“Nothing has stopped the Catholic Church clergy raping kids but not enough guilty clergy are going to prison. We of RINJ Women do our best to make that happen.

“Far too many offenders are out and about, living beside playgrounds and schools,” she added.

“Our concern within the RINJ hierarchy is that the one abusive organization that Canadians can do something about, the RCMP, still operates in the same patriarchal, racist, misogynistic manner creating a toxic and hateful culture. It is every day facing criminal and civil trials for raping its own women members,” she added.

“This infamous school system which operated from 1874 through 1996 sought to assimilate indigenous Canadians by of all things isolating 150,000 children in residential schools run by archaic Anglo Christian institutions with children having no contact with the outside world except teachers and RCMP members who dragged them there,” added Ms. Frisque.

“How can any so-called law-enforcement group bound to serve and protect communities, drag children away from their families to such a horrible fate? How can this be?”

RINJ has published its list of active cases of missing indigenous girls and women here.

Anishinaabe symbol The Anishinaabe symbol. Art/Cropping/Enhancement by Rosa Yamamoto / / Feminine-Perspective Magazine

What does ‘assimilate’ mean in the case of the so-called “Indian Residential School” system?

“Force the ‘Indian’ out of the child,” Danielle Morrison, lawyer for the Anishinaabe tribes, told al Jazeera.

Explains Ms. Frisque, “Anishinaabe is often mistaken for a synonym of Ojibwe, however it refers to a large culturally similar group of tribes, all of whom we have spoken to over the years.”

“The Anishinaabe indigenous cultural group of communities includes Odawa, Saulteaux, Ojibwe, Potawatomi, Oji-Cree, and Algonquin peoples. Children of these tribes were forced to attend ‘Residential Schools’,” added the RINJ Women spokesperson.

Kamloops Residential School circa 1920 The “Kamloops Indian Residential School” as it was named, where 215 children’s remains were found as a result of special equipment used by the The Tk’emlúps te Secwépemc First Nation community. This Kamloops school was part of the Canadian residential school system, established as part of government policies for forced assimilation resulting in oppression of generations of Indigenous Canadian children. This was one of more than 130 such schools operated in Canada between 1874 and 1996. Photo Credit: Public domain. Courtesy Archives Deschâtelets-Ndc, Richelieu via RINJ Foundation Art/Cropping/Enhancement: Rosa Yamamoto / Feminine-Perspective Magazine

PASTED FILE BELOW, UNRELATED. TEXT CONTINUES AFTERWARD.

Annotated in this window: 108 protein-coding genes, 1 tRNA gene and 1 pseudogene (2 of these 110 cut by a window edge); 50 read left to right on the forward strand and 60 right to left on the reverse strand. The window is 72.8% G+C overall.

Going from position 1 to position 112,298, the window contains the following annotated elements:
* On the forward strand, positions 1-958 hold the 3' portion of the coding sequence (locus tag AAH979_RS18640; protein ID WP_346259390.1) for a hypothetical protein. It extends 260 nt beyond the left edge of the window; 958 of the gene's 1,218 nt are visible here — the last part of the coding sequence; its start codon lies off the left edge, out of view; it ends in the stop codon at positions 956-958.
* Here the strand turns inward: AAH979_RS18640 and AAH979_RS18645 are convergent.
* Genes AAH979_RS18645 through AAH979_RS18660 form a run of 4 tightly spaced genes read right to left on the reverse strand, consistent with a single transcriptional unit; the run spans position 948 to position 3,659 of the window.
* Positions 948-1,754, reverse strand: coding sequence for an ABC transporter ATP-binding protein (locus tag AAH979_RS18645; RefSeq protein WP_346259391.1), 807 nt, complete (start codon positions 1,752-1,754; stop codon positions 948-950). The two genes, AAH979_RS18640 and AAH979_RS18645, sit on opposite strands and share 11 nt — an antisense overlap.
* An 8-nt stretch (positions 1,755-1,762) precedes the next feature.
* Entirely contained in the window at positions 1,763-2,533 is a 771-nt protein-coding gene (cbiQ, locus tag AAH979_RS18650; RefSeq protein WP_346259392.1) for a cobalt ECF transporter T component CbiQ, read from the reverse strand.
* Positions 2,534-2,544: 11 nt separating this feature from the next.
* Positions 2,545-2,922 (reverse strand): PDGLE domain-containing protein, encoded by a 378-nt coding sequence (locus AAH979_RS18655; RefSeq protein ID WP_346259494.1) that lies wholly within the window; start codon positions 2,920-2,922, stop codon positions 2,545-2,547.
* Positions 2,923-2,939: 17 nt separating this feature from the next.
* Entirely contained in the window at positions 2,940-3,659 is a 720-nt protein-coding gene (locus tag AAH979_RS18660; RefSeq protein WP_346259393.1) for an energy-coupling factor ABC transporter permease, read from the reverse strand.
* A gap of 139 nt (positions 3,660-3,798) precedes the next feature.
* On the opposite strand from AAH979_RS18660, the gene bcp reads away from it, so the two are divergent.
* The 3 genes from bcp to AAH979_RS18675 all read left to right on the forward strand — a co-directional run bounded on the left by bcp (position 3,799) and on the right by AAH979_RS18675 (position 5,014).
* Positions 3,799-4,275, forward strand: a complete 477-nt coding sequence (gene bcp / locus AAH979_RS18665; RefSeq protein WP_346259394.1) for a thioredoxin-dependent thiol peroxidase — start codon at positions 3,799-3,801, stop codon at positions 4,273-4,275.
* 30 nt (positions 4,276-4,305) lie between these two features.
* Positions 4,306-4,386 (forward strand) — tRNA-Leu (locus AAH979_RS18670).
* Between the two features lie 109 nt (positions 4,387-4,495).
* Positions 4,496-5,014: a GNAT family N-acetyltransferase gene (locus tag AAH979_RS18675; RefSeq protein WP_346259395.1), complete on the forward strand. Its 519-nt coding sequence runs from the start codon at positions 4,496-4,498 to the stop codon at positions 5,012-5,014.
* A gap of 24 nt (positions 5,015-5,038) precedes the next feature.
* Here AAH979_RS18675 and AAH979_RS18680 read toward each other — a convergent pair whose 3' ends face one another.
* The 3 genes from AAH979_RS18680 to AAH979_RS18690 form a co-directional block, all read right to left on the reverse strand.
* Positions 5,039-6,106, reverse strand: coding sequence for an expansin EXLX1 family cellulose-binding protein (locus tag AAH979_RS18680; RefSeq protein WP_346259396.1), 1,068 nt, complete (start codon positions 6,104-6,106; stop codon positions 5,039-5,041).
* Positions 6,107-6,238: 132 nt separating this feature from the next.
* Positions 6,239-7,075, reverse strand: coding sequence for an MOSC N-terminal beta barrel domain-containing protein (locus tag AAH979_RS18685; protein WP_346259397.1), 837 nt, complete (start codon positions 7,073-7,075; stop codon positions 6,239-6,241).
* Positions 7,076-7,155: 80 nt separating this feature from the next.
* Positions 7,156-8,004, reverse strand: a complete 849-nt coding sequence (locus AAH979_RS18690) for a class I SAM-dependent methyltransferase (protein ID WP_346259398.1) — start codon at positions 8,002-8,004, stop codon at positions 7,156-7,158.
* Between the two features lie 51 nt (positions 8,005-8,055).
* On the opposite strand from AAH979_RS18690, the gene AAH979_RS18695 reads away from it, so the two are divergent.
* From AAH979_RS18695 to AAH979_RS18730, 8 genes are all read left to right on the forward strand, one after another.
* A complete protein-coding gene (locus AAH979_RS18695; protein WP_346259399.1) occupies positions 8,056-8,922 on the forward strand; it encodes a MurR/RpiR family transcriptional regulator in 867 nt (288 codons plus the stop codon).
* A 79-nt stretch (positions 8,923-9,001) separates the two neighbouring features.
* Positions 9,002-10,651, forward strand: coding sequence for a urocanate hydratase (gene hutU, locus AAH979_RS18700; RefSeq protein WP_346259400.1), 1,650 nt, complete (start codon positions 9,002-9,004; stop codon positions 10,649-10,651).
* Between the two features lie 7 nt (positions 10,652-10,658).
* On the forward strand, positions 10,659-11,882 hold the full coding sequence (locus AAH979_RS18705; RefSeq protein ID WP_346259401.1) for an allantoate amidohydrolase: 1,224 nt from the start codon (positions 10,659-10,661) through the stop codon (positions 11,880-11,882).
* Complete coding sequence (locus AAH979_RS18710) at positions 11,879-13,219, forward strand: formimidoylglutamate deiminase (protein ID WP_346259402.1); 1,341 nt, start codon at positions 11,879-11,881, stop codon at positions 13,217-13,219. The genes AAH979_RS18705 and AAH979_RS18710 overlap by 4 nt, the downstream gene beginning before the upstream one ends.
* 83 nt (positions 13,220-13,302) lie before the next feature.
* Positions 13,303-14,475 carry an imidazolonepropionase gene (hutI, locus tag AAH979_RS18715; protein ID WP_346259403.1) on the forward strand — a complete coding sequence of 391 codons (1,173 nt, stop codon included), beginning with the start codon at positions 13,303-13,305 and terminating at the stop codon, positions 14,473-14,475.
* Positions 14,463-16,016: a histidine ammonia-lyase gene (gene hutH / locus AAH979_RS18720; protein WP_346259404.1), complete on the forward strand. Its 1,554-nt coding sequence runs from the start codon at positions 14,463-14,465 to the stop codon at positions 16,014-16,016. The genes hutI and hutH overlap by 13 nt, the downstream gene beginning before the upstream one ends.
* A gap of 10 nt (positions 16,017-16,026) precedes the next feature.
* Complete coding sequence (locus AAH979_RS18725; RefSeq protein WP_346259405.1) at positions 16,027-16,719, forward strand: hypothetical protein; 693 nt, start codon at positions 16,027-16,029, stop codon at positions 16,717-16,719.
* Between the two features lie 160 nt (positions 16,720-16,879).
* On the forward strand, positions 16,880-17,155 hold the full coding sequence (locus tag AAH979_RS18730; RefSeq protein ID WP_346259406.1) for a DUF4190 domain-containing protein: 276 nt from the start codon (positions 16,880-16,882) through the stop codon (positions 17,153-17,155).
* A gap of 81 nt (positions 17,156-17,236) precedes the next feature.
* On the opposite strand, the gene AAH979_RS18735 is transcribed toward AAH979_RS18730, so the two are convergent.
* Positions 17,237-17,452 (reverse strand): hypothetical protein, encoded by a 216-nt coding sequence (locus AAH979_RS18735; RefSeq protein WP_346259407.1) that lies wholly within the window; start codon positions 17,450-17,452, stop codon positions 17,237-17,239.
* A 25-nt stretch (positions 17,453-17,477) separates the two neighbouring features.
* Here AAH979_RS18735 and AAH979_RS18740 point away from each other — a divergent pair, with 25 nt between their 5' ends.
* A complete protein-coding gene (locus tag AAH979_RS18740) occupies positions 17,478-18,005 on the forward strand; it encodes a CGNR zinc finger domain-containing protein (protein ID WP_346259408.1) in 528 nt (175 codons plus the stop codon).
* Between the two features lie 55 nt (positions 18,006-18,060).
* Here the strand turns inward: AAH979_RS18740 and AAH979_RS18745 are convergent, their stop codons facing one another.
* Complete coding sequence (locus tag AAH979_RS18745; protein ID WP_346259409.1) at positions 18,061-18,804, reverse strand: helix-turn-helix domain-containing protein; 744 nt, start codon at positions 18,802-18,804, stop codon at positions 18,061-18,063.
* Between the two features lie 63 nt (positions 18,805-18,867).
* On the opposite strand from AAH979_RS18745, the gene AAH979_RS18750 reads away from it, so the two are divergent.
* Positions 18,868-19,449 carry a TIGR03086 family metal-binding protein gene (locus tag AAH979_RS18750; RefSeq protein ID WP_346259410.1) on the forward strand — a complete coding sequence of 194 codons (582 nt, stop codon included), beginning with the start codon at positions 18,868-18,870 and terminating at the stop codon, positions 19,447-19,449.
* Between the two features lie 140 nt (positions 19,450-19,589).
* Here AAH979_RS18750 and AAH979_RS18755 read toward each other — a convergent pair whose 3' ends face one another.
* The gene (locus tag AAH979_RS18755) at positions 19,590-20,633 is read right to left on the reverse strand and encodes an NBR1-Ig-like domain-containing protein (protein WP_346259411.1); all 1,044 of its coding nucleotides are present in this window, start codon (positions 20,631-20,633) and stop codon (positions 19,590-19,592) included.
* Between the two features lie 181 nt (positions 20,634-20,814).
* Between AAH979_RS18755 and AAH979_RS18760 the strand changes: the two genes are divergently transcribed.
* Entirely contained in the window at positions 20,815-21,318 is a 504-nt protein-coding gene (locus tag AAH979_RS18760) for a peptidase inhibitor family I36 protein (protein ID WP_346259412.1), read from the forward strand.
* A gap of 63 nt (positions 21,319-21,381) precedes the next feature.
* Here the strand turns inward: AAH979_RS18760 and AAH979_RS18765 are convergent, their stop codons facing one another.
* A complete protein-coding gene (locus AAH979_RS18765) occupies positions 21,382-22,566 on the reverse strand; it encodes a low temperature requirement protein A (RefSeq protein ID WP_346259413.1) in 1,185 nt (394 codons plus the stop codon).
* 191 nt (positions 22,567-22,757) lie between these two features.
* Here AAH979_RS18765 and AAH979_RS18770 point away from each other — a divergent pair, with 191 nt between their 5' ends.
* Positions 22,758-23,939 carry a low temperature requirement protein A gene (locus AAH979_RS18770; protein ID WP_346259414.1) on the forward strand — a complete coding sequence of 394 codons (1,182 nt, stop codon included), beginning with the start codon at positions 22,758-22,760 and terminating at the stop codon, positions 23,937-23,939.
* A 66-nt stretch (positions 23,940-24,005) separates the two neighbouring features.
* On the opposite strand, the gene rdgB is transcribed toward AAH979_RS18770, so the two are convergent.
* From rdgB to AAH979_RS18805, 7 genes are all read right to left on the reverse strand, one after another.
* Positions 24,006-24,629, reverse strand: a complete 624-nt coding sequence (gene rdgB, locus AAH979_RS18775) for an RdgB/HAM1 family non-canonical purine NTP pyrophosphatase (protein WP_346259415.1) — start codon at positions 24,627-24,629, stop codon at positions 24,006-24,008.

“The children at the Residential Schools suffered malnourishment, physical violence, psychological torture, rape and they were often murdered,” accuses Ms. Frisque.

“While the guilt for such crimes belongs to many partners in these ‘Residential Schools”, the primary institution responsible for enforcement and the violence it took to force the children into these schools lies with the Royal Canadian Mounted Police (RCMP).  Yes, they still ride horses and have a few muskets but only for ceremonial purposes but their way of thinking goes back even before the 1800s when their militaristic patriarchal types were prolific. They were then and are now a racist, misogynistic patriarch that hates women and hates non-whites,” said Frisque.

Kamloops Residential School Creepy Memory The Kamloops Residential School in a picture from the Canadian Archives. A creepy reminder for former attendees who have only horror stories, not happy childhood memories. Photo Credit: Canadian Archives. Art/Cropping/Enhancement: Rosa Yamamoto / / Feminine-Perspective Magazine